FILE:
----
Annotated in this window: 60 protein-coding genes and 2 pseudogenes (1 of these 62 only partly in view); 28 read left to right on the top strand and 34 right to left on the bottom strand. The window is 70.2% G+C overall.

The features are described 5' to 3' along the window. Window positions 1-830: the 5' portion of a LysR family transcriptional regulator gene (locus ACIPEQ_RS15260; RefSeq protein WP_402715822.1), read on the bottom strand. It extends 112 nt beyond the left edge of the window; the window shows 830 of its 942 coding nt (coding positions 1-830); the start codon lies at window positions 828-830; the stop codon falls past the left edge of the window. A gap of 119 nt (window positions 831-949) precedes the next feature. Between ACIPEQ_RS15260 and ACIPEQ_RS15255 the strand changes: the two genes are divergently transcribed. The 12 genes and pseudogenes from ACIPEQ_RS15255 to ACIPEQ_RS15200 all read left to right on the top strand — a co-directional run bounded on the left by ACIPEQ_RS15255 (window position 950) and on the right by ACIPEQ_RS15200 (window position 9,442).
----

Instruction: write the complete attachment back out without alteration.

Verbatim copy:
Annotated in this window: 60 protein-coding genes and 2 pseudogenes (1 of these 62 only partly in view); 28 read left to right on the top strand and 34 right to left on the bottom strand. The window is 70.2% G+C overall.

The features are described 5' to 3' along the window. Window positions 1-830: the 5' portion of a LysR family transcriptional regulator gene (locus ACIPEQ_RS15260; RefSeq protein WP_402715822.1), read on the bottom strand. It extends 112 nt beyond the left edge of the window; the window shows 830 of its 942 coding nt (coding positions 1-830); the start codon lies at window positions 828-830; the stop codon falls past the left edge of the window. A gap of 119 nt (window positions 831-949) precedes the next feature. Between ACIPEQ_RS15260 and ACIPEQ_RS15255 the strand changes: the two genes are divergently transcribed. The 12 genes and pseudogenes from ACIPEQ_RS15255 to ACIPEQ_RS15200 all read left to right on the top strand — a co-directional run bounded on the left by ACIPEQ_RS15255 (window position 950) and on the right by ACIPEQ_RS15200 (window position 9,442).